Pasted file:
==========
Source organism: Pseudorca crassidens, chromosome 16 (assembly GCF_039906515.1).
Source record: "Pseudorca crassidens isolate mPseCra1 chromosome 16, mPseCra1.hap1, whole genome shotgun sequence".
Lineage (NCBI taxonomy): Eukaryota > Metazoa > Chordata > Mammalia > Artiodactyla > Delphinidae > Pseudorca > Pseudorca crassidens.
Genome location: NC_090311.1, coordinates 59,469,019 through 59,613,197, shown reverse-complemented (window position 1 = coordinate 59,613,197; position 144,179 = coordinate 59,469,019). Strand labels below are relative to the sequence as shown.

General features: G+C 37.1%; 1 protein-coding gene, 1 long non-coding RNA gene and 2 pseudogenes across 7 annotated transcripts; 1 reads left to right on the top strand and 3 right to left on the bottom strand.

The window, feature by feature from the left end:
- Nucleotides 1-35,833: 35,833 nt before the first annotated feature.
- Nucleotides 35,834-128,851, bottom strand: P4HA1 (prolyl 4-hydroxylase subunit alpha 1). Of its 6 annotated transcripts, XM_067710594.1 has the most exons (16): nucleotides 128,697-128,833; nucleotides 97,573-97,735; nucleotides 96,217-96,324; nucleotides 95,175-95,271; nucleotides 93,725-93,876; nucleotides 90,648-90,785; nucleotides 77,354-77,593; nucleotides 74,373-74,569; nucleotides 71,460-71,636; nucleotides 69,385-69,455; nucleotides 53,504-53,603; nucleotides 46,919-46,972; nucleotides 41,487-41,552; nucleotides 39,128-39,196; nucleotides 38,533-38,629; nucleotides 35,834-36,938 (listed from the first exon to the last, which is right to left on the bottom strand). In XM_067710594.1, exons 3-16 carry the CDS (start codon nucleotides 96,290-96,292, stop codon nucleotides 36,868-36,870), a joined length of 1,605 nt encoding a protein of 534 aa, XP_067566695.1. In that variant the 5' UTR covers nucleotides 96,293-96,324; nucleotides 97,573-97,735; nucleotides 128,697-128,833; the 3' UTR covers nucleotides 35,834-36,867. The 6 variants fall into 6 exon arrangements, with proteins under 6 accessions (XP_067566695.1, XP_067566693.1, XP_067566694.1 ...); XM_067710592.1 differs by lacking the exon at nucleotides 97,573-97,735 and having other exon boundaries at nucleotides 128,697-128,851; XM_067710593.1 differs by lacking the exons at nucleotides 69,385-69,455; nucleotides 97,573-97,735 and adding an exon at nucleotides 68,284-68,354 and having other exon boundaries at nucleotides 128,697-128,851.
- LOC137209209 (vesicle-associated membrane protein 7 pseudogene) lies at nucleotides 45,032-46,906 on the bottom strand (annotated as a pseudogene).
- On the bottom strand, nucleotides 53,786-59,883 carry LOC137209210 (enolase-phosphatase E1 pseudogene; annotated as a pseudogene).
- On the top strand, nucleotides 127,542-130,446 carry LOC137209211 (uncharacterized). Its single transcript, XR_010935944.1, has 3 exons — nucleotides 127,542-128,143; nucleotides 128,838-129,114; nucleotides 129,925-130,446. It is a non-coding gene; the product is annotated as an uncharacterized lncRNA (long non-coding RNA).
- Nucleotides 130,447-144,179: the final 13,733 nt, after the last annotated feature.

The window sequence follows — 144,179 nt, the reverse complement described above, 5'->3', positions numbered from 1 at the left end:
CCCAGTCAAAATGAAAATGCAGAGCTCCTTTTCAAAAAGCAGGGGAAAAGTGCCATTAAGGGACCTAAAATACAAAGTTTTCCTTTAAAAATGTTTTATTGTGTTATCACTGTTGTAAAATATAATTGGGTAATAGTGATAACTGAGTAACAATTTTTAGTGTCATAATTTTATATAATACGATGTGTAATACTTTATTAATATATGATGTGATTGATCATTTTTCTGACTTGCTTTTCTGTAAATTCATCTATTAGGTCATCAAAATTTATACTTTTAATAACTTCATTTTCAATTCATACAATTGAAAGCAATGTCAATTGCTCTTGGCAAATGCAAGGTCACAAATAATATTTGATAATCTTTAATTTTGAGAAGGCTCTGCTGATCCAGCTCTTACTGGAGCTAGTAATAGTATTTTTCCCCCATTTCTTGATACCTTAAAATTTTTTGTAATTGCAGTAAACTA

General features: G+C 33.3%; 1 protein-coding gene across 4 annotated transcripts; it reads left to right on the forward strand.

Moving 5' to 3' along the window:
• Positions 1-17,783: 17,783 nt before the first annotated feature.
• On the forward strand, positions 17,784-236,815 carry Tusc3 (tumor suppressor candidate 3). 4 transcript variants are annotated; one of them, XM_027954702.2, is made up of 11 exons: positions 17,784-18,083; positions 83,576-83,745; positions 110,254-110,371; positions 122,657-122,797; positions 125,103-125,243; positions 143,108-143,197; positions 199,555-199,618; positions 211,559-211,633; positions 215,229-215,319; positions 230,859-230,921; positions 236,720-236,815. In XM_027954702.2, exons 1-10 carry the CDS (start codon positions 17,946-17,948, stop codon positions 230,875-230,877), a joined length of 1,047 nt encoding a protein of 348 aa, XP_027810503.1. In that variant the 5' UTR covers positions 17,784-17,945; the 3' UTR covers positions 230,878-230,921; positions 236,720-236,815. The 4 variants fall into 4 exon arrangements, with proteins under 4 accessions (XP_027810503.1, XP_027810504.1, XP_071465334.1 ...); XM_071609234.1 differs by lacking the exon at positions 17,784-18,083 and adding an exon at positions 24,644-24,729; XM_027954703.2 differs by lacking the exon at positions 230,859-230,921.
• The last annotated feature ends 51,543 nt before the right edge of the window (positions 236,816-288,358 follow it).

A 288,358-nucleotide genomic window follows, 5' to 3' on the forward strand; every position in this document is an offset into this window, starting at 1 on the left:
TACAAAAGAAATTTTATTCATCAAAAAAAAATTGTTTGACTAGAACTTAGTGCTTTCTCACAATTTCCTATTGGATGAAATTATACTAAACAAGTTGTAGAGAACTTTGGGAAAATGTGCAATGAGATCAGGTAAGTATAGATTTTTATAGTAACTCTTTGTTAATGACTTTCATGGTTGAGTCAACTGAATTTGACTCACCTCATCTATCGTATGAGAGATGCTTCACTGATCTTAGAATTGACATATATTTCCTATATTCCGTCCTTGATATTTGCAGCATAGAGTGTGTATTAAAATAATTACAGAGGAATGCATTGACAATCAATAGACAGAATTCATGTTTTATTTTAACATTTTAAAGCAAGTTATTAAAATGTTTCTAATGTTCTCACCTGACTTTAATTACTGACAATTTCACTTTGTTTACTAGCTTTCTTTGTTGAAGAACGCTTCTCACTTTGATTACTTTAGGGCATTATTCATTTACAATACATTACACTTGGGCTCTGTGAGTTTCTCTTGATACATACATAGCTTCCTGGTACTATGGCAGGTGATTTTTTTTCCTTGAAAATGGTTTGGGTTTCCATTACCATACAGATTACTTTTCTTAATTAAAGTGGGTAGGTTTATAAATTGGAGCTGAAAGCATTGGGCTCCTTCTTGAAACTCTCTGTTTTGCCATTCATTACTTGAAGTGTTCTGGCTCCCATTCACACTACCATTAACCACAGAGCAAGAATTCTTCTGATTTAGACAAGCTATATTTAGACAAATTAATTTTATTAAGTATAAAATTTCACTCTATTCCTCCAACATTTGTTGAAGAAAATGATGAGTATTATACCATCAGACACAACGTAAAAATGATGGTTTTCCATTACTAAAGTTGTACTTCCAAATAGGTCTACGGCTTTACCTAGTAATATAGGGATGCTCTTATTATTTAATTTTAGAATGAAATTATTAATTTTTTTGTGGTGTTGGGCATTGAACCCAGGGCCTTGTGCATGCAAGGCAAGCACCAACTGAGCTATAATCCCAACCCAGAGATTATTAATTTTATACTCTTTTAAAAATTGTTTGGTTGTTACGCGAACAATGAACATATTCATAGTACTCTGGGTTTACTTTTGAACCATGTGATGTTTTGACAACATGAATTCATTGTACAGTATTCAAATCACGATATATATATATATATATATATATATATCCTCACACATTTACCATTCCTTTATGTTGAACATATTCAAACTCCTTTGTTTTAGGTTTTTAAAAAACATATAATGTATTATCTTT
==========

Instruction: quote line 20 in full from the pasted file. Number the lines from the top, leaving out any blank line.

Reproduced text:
A 288,358-nucleotide genomic window follows, 5' to 3' on the forward strand; every position in this document is an offset into this window, starting at 1 on the left: